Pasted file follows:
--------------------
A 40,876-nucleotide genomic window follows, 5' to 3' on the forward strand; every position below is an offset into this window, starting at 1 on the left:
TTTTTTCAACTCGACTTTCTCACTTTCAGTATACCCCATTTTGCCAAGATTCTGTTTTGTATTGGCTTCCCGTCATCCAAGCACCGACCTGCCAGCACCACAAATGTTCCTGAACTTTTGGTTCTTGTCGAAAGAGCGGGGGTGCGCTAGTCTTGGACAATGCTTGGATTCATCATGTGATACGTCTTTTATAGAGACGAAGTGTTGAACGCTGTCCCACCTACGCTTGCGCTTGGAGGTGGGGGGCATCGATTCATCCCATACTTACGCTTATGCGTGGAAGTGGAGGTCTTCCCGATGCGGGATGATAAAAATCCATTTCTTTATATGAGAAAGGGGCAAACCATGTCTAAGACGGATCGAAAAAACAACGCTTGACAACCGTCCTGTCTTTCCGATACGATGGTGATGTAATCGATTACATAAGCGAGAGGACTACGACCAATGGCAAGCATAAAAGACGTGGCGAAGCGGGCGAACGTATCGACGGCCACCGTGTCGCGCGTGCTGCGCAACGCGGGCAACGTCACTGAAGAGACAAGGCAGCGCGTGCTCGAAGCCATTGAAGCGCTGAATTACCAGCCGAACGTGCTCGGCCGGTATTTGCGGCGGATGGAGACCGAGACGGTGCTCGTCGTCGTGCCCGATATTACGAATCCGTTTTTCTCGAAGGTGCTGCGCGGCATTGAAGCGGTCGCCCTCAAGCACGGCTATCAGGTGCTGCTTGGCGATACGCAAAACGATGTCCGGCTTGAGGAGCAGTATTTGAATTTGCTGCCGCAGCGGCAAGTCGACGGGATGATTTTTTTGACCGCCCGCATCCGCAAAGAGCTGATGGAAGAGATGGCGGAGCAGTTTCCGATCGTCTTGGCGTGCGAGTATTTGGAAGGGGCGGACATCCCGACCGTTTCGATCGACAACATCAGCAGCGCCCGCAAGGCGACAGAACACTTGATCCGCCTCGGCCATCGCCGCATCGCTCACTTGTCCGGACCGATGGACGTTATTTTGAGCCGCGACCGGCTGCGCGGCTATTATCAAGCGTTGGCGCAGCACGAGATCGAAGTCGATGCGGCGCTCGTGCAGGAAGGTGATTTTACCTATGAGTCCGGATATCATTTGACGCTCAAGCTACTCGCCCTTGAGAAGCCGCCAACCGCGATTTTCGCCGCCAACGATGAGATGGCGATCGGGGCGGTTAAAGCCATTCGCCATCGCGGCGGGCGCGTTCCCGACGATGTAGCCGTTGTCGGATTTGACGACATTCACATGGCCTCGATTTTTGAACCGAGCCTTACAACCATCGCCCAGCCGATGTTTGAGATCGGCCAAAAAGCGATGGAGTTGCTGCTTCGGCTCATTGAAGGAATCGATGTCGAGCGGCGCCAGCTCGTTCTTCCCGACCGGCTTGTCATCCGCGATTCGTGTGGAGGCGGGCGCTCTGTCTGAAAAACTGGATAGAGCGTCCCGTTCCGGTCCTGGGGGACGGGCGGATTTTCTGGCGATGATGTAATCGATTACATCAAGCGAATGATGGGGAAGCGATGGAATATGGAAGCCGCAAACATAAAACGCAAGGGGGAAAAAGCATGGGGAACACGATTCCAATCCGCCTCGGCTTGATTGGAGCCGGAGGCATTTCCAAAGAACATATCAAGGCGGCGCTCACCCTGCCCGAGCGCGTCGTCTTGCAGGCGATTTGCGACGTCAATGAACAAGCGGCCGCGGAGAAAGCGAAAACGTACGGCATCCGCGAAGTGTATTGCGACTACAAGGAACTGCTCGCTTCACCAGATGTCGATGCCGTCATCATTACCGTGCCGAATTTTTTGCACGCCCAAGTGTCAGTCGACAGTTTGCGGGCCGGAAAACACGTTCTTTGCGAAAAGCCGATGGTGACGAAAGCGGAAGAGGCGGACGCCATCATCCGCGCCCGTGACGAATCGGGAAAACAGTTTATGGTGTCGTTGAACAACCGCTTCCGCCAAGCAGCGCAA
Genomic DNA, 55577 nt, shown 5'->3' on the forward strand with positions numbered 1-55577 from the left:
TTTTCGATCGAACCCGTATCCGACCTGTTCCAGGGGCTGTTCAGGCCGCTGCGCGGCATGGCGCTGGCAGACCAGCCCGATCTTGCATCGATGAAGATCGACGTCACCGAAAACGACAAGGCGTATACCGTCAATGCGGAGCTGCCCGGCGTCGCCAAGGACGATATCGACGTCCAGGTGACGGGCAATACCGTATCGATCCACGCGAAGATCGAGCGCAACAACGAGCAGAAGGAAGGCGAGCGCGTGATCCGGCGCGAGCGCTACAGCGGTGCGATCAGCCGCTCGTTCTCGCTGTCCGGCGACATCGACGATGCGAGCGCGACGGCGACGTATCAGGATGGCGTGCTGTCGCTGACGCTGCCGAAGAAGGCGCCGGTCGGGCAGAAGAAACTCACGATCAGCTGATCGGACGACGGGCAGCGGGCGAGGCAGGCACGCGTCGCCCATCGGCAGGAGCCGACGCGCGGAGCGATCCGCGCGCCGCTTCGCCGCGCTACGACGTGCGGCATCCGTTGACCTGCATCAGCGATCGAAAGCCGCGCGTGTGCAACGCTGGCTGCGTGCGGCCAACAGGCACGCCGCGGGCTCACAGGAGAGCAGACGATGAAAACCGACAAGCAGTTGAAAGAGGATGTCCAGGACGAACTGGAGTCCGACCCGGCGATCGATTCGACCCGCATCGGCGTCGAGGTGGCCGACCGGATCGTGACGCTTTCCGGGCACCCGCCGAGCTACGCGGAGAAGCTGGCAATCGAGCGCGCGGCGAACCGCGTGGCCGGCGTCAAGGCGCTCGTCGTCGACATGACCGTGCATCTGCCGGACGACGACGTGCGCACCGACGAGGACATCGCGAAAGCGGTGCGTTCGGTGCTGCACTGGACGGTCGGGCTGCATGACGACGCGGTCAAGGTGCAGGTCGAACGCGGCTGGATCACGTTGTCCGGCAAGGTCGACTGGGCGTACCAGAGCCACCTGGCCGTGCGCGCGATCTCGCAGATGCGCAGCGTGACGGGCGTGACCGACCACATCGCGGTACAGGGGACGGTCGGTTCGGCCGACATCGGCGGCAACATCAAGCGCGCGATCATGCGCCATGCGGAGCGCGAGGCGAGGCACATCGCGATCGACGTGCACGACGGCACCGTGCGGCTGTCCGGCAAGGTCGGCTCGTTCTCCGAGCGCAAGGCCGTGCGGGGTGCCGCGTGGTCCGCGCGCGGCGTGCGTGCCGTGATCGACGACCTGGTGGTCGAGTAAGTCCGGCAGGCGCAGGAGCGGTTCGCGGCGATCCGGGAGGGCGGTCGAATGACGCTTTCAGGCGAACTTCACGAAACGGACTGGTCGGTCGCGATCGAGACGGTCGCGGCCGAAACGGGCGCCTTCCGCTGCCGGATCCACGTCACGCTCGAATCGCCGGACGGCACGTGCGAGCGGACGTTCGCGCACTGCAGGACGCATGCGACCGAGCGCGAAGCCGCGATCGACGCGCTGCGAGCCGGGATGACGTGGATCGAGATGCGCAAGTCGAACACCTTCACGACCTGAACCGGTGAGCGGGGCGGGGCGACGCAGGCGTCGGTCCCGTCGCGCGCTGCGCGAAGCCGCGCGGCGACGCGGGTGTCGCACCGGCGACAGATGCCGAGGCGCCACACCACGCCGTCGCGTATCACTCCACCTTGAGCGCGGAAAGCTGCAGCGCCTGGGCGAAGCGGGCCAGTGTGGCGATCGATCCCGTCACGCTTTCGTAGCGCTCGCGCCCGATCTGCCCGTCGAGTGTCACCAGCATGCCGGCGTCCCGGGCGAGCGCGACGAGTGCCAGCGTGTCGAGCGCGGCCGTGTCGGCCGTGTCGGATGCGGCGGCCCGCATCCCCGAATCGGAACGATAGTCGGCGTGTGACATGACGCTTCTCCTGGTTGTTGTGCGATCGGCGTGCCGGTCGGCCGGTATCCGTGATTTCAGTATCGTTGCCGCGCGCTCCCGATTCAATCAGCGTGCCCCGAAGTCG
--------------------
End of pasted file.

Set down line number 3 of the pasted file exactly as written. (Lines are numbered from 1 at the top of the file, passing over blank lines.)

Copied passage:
Genomic DNA, 55577 nt, shown 5'->3' on the forward strand with positions numbered 1-55577 from the left: